Sulphuric acid has a strong corrosive character that makes it ideal for dissolving a range of feed types in the extraction stage by creating soluble sulphate compounds. It is also relatively cheap, available in large quantities, may be handled and transported safely, and is effective at breaking down highly refractory minerals when heated to high temperatures. Another key advantage is that sulfate forms a solid product for disposal (as opposed to the liquid wastes created by the use of chloride and nitrate reagents).

A listing of common acids and bases used in a typical REE flowsheet is noted in the table on the next page.

Acids and bases are commercially available in a narrow range of standard concentrations; with hydrochloric acid (37%) and sulphuric acid (98%) being good examples, although different concentrations may be achieved through dilution in water. Upper concentrations are limited by a variety of factors. HCl, for example, will leave the aqueous state and enter the gaseous state above ~37% concentration, hence its common commercial availability in concentrations of 32-37%.

Further to HCl, to make matters more confusing, hydrometallurgists will typically express its consumption in a flowsheet on a “100% HCl basis”. This is about 2.7 times the concentration it is commercially available in, meaning if the consumption is 100 kg/t (100% HCl basis), the volume required as a 37% aqueous solution is ~2.7 times higher. The good news is that the “100% basis” for HCl is pretty standard disclosure in the space.

A common misconception is that a company will have to ship the acid in aqueous form for use, which is not always the case. For example, the need for HCl in a circuit does not mean a company must ship truckloads of aqueous HCl across the land/sea to its hydrometallurgical plant, as it can also be readily generated from solid forms more amenable to cheaper transport and storage (e.g. calcium chloride). There are also several methods of recycling HCl in the circuit so net HCl consumption may be reduced.

A similar option exists for sulphur whereby elemental sulphur (S) may be shipped to site at roughly 1/3 the tonnage/volume of the liquid sulphuric acid. A plant may be built on-site to convert this elemental sulphur to acid and may also provide some net energy to the overall project as an added bonus. The negative is a larger upfront capital expenditure (CAPEX) to build the plant, although the benefit is typically a lower operating expenditure (OPEX).

Each acid/base is chemically unique, with an equally unique ability to attack materials to different degrees and manners. For example, nitric and sulphuric acids are both strong acids; however, they do not attack materials with equal efficiency, nor do they chemically interact in the same ways. Although, each acid/base is unique, with principles like ‘normality’ and ‘molarity’ applied for more accurate assessment, these principles are not required for the evaluation herein as all that really matters in a rare earth flowsheet, apart from the acid/base being effective, is the tonnage consumed and the associated cost (purchase, shipping, storage, handling).

Project Comparison

In order to further understand why the consumption of acid in a typical REE flowsheet is important to a project’s economic viability, I would like to relate back to the OPEX of the project.

As you may have found, it is a difficult task to properly compare the overall project OPEX of rare earth projects.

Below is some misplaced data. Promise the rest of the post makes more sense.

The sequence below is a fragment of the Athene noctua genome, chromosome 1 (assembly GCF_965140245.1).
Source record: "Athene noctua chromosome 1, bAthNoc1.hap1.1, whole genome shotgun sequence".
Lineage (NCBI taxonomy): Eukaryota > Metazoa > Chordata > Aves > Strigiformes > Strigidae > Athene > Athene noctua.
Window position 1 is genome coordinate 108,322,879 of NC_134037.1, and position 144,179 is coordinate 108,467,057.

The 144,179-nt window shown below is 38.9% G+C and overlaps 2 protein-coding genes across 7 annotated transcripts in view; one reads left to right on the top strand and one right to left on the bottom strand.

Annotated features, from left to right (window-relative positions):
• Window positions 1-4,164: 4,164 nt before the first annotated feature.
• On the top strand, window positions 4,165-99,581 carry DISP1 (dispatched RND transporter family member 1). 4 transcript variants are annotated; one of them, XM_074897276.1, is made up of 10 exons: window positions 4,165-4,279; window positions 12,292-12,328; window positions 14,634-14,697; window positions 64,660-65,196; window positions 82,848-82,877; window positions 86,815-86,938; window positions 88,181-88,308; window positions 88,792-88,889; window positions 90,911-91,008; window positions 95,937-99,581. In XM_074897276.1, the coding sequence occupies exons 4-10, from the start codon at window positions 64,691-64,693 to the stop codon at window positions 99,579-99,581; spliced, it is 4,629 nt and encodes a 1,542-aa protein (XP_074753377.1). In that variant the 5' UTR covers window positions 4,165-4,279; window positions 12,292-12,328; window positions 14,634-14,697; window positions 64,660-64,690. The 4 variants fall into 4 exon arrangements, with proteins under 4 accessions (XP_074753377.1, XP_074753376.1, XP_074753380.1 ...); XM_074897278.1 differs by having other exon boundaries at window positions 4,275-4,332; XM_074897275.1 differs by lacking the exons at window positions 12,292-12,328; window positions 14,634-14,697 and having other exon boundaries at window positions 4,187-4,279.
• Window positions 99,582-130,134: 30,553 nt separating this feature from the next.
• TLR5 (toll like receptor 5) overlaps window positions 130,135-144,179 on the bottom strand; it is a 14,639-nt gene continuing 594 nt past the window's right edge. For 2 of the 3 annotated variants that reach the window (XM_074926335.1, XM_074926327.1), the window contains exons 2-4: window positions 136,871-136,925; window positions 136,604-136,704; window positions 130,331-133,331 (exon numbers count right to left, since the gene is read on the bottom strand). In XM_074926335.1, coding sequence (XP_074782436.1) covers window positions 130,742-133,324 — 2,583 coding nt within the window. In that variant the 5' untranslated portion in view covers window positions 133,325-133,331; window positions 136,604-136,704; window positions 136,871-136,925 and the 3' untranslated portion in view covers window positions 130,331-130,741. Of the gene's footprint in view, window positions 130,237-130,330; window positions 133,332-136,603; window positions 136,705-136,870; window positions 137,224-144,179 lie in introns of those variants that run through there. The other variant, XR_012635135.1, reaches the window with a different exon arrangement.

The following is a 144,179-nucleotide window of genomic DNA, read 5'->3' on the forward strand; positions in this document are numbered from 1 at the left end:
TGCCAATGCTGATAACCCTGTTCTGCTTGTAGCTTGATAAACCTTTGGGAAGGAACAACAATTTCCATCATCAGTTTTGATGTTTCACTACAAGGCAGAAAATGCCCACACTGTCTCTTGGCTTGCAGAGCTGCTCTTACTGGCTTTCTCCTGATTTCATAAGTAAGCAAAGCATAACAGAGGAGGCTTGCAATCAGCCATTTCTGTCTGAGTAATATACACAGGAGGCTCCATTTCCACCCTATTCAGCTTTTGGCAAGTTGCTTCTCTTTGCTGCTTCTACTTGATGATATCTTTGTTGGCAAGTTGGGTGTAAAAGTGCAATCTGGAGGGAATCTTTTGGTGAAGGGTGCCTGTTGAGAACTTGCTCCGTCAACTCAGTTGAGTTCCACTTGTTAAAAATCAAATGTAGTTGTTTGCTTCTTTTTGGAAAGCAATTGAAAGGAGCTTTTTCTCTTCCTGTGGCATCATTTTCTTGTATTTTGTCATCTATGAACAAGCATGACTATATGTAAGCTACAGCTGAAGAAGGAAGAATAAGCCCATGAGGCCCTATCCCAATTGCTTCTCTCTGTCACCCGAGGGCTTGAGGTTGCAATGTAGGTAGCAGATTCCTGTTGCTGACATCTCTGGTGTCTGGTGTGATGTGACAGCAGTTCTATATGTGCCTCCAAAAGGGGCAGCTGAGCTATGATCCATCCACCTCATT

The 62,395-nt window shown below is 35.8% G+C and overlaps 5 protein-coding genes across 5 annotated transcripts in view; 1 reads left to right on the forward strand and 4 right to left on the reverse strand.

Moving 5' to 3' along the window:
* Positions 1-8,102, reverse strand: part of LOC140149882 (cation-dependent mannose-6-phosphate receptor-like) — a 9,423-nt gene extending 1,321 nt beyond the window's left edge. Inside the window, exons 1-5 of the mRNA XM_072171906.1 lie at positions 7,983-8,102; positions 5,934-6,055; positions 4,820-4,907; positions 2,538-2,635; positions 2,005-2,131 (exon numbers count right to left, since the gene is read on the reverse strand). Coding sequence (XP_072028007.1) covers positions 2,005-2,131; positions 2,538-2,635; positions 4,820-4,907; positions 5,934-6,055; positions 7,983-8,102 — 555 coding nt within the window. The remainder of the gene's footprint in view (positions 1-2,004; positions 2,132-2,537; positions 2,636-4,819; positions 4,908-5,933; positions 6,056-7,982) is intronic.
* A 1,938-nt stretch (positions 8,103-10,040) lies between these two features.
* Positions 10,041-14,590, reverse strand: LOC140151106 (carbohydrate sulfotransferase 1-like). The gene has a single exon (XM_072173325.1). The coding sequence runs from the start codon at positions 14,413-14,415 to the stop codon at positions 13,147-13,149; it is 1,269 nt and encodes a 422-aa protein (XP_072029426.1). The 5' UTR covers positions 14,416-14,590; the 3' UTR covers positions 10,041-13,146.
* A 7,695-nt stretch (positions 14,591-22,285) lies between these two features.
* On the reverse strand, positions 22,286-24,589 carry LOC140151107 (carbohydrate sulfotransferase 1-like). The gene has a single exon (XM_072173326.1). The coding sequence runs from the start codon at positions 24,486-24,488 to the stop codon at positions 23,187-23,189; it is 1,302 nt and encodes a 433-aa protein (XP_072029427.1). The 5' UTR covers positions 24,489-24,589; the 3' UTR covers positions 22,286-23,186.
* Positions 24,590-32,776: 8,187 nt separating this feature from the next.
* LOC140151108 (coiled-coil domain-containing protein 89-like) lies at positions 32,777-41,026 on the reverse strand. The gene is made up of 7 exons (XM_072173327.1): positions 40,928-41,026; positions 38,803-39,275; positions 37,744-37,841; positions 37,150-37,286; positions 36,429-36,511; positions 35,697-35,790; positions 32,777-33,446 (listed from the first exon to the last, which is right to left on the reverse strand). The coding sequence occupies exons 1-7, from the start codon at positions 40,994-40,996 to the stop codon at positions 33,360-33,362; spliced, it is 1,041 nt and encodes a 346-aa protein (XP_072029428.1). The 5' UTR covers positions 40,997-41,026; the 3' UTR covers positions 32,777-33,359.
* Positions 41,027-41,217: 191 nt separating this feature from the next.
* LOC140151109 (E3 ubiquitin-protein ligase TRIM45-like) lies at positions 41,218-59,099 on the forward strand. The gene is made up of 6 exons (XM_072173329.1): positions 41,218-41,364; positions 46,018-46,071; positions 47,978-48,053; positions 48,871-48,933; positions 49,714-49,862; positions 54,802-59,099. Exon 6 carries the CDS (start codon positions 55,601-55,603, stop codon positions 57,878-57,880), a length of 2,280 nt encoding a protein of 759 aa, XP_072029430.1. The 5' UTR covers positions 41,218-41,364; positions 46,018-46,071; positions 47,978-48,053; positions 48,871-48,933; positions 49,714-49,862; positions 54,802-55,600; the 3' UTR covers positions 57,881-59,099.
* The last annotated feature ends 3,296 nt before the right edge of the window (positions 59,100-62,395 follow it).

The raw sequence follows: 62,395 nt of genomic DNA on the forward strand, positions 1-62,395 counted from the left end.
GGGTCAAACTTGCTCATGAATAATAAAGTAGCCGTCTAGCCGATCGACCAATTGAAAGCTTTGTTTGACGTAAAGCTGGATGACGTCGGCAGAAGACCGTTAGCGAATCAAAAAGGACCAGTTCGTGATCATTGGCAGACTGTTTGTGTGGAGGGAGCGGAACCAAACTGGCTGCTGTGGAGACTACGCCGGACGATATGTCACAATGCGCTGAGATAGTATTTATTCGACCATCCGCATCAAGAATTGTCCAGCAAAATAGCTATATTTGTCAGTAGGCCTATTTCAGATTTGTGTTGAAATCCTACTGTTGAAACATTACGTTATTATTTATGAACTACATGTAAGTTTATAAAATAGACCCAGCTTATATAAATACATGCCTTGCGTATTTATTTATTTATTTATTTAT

It is not as simple as directly comparing among projects the $ per tonne mined or $ per kilogram REO produced. This is because projects end at different processing stages, yielding products that vary widely in form, cost of production, purity, and value at sale (e.g. the two contrasting business strategies; individually separated REO vs a mixed REO concentrate). This is something that must be understood for any comparative evaluation. Simply put, the OPEX of a project must be related back to the final phase of metallurgy completed; however, this is not always clear in company disclosure. For example, the separated oxide business strategy will typically have an OPEX as much as 200-300% higher than those producing a readily marketable intermediate mixed REO product.

As alluded to above, the largest OPEX portion of any REE project flowsheet is almost always the reagent consumption (i.e. acid) in the extraction stage. Therefore, understanding the tonnages consumed, and why they are required, helps in the evaluation of a project’s metallurgy, and thus, ultimately, the economics of the project itself. Understanding reagent consumption and cost may be viewed as an effective manner of gaining early insight into a project’s economic viability, as well as serving as a general metric of comparison among projects.

Unfortunately, it is a difficult task to compare acid consumptions directly between REE projects. The disclosure is simply foggy at best, and acid consumptions are commonly not even disclosed, or are not disclosed properly to allow for a comparison (e.g. is consumption relative to mined ore or to mineral concentrate?). So a quantitative comparison is just not practical. However, we are still able to indirectly evaluate this aspect of a flowsheet based on other deposit characteristics, including mineralogy and metallurgy, specifically, the mineral processing phase where the largest impact on downstream acid consumption is determined. Such additional metrics of evaluation will aid in identifying ‘red flags’ or other pertinent indicators of a project’s potential economic viability.

In terms of disclosure, there are some exceptions to the norm. Certain companies, Commerce Resources for example, are very transparent on their acid consumptions. As this information is critical to a project’s viability, it could be assumed that the lack of such transparency in disclosure is a ‘red flag’.

The primary means of reducing acid consumption in a flowsheet is to reduce the mass requiring acid attack (i.e. upgrade to a mineral concentrate). Silicate (i.e. granitoid) dominated deposits typically have complex and unusual REE mineralogy that has never been commercially processed (e.g. eudialyte, kainosite, allanite, zircon); therefore, they are typically not amenable to upgrade to a high-grade mineral concentrate. Carbonate dominated deposits, on the other hand, typically have simple and well-understood mineralogy (e.g. monazite, bastnaesite) amenable to physical upgrade to a high-grade mineral concentrate (>30% TREO). This ability to upgrade to a >30% TREO mineral concentrate removes the majority of the acid consuming minerals, typically resulting in a significantly lower total acid consumption (i.e. lower kg/t ore or kg/REO produced, as well as total volume consumed) compared to other deposits. Although silicate deposits have gangue mineral suites that consume less acid compared to carbonates, their inability to concentrate those REE minerals into a high-grade mineral concentrate negates the advantage.